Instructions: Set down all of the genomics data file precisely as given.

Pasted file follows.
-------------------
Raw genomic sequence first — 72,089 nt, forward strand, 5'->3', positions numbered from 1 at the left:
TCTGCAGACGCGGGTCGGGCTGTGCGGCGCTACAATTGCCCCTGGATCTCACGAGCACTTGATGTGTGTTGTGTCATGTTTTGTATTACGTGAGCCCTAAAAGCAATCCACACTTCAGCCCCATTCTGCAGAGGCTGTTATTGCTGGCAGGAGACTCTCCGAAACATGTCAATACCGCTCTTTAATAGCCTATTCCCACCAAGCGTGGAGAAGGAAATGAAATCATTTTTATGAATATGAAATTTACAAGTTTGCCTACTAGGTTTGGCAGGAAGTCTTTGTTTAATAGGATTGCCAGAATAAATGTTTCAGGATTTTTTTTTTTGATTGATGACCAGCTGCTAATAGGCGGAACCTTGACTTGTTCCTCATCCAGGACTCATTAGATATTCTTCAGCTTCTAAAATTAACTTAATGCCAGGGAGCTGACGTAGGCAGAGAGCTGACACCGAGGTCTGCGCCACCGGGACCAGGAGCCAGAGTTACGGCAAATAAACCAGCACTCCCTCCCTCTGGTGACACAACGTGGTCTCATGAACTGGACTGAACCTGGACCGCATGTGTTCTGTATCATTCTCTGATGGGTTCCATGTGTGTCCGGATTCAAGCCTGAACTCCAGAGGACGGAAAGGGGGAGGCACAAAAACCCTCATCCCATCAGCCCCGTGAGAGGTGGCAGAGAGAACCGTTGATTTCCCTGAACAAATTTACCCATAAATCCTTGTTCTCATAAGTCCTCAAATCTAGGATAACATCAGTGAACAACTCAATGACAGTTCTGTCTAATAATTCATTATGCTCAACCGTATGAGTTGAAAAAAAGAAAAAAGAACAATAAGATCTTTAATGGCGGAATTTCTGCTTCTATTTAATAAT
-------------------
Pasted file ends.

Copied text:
Raw genomic sequence first — 72,089 nt, forward strand, 5'->3', positions numbered from 1 at the left:
TCTGCAGACGCGGGTCGGGCTGTGCGGCGCTACAATTGCCCCTGGATCTCACGAGCACTTGATGTGTGTTGTGTCATGTTTTGTATTACGTGAGCCCTAAAAGCAATCCACACTTCAGCCCCATTCTGCAGAGGCTGTTATTGCTGGCAGGAGACTCTCCGAAACATGTCAATACCGCTCTTTAATAGCCTATTCCCACCAAGCGTGGAGAAGGAAATGAAATCATTTTTATGAATATGAAATTTACAAGTTTGCCTACTAGGTTTGGCAGGAAGTCTTTGTTTAATAGGATTGCCAGAATAAATGTTTCAGGATTTTTTTTTTTGATTGATGACCAGCTGCTAATAGGCGGAACCTTGACTTGTTCCTCATCCAGGACTCATTAGATATTCTTCAGCTTCTAAAATTAACTTAATGCCAGGGAGCTGACGTAGGCAGAGAGCTGACACCGAGGTCTGCGCCACCGGGACCAGGAGCCAGAGTTACGGCAAATAAACCAGCACTCCCTCCCTCTGGTGACACAACGTGGTCTCATGAACTGGACTGAACCTGGACCGCATGTGTTCTGTATCATTCTCTGATGGGTTCCATGTGTGTCCGGATTCAAGCCTGAACTCCAGAGGACGGAAAGGGGGAGGCACAAAAACCCTCATCCCATCAGCCCCGTGAGAGGTGGCAGAGAGAACCGTTGATTTCCCTGAACAAATTTACCCATAAATCCTTGTTCTCATAAGTCCTCAAATCTAGGATAACATCAGTGAACAACTCAATGACAGTTCTGTCTAATAATTCATTATGCTCAACCGTATGAGTTGAAAAAAAGAAAAAAGAACAATAAGATCTTTAATGGCGGAATTTCTGCTTCTATTTAATAAT